3OYS warns consumers about 'click bait' scams

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By Christina O'Haver By Christina O'Haver

PHOENIX -- From the locker room to the courtroom, to new marriages and divorce filings, and the red carpet in Hollywood, millions of Americans are fascinated with celebrities.

And news surrounding celebrities is just a click away on your smartphone or computer.
  
"Shocking videos, shocking photos, so scammers know that you want to know and they play on that curiosity to click on links," said Myriam Cruz.
 
Cruz is with the Phoenix Better Business Bureau and says recent malware was hidden inside links referencing the death of actor Robin Williams. Scammers posted a hoax about his final words on Facebook, but it was actually a vehicle for malicious software to hide a tactic called "click baiting."

There was also a hoax with the Malaysia Airlines plane disappearance.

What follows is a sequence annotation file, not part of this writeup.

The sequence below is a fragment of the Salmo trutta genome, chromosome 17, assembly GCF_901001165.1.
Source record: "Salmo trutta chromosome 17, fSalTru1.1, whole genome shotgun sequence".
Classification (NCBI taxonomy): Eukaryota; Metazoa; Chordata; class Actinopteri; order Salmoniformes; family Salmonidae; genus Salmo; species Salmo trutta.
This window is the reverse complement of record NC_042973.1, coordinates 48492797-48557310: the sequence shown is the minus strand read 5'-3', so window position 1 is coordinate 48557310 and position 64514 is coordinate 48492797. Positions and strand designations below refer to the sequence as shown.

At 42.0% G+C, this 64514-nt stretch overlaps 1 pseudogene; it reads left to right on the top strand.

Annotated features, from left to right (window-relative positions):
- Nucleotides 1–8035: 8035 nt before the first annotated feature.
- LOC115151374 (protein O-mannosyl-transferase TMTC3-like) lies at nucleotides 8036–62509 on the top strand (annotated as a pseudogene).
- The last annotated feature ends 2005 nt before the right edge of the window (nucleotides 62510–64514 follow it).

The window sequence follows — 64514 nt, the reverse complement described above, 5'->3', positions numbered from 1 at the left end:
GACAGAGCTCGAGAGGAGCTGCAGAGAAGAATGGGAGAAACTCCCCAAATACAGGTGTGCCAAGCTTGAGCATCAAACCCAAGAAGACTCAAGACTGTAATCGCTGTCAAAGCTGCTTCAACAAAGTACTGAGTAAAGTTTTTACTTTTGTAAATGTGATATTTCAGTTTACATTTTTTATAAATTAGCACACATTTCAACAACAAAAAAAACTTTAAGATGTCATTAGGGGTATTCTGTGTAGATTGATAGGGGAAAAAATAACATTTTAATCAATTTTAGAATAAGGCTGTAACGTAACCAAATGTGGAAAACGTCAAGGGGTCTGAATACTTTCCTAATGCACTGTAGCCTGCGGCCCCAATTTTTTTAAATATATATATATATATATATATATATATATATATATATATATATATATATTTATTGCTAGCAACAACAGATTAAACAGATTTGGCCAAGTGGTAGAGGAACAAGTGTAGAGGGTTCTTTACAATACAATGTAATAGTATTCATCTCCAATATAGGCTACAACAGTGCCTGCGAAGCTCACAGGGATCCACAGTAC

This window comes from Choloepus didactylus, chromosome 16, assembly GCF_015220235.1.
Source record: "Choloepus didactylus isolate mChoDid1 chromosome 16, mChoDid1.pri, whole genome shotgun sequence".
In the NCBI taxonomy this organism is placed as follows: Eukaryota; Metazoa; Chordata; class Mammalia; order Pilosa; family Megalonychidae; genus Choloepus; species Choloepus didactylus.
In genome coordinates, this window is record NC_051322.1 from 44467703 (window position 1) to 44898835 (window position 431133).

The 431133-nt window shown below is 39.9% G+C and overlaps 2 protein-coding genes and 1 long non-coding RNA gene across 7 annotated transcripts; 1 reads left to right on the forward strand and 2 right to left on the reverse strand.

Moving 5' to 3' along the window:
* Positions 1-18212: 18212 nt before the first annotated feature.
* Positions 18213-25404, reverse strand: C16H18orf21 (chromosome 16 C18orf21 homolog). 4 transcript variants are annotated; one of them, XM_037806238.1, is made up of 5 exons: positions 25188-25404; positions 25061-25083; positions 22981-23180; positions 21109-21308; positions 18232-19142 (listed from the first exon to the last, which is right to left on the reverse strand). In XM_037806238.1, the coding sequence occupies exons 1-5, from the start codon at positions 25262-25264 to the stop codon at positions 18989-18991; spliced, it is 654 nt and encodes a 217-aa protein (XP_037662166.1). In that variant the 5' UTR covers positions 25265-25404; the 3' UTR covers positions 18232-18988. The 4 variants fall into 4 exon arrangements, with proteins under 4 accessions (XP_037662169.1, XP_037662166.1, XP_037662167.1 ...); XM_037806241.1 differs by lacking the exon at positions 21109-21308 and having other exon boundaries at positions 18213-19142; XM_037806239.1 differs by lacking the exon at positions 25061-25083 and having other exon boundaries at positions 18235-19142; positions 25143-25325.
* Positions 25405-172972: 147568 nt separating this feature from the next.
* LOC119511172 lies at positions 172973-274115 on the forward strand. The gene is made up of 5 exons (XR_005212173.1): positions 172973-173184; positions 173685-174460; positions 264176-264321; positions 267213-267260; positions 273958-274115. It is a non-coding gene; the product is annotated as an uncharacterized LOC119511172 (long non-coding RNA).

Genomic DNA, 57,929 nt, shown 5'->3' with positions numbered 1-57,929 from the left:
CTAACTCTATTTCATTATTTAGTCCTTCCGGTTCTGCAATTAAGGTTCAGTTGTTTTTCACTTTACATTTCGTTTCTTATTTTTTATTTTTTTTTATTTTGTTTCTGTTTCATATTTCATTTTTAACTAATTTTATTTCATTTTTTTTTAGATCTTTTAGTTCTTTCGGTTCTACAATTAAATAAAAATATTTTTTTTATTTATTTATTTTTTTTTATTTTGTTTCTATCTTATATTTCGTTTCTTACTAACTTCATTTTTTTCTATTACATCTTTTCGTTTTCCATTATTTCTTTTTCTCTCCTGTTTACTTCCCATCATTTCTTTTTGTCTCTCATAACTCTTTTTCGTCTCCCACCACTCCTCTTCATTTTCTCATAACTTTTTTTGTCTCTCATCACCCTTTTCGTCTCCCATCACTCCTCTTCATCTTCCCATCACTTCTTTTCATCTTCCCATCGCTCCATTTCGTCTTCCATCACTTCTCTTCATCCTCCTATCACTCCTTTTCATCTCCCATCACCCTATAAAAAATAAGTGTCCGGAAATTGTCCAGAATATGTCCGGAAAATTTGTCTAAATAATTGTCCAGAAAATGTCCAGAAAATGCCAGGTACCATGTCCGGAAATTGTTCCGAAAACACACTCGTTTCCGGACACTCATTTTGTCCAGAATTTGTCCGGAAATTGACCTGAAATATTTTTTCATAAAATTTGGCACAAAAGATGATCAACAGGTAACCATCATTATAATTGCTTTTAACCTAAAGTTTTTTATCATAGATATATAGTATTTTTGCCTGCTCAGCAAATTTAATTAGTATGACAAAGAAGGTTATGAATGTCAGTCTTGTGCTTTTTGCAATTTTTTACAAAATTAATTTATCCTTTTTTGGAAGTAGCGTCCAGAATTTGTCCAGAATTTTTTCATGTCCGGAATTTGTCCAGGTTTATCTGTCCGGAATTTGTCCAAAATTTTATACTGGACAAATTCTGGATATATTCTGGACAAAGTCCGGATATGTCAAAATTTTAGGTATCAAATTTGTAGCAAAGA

"Basically, they use information so people are more likely to click on links, and scammers are taking advantage of people's curiosity to install malware and steal personal information from consumers," Cruz said.

The problem has gotten so bad that the BBB had to issue a warning to alert consumers about the trick.

Cruz adds, "If it asks for personal information, if they're asking to submit your name, address, even like your credit card information, that's a big alert."

The BBB even teamed with a well-known Internet security company to find out the most dangerous celebrities to click on. In other words, they determined the celebrities associated with the most malware.

Cruz revealed the 10 celebrities who topped the list: Jimmy Kimmel, Armin van Buren, Ciara, Flo Rida, Bruce Springsteen, Blake Shelton, Brittney Spears, Jon Bon Jovi, Chelsea Handler and Christina Aguilera.
 
So remember, before you click on that link about your favorite celebrity, make sure it's a legitimate website.

Cruz says, "It's OK to have a fascination, just make sure you get your information from the right sources. Like I said, most content is available online through official sites, so it's OK to be curious; just make sure your curiosity doesn't lead you to identity theft."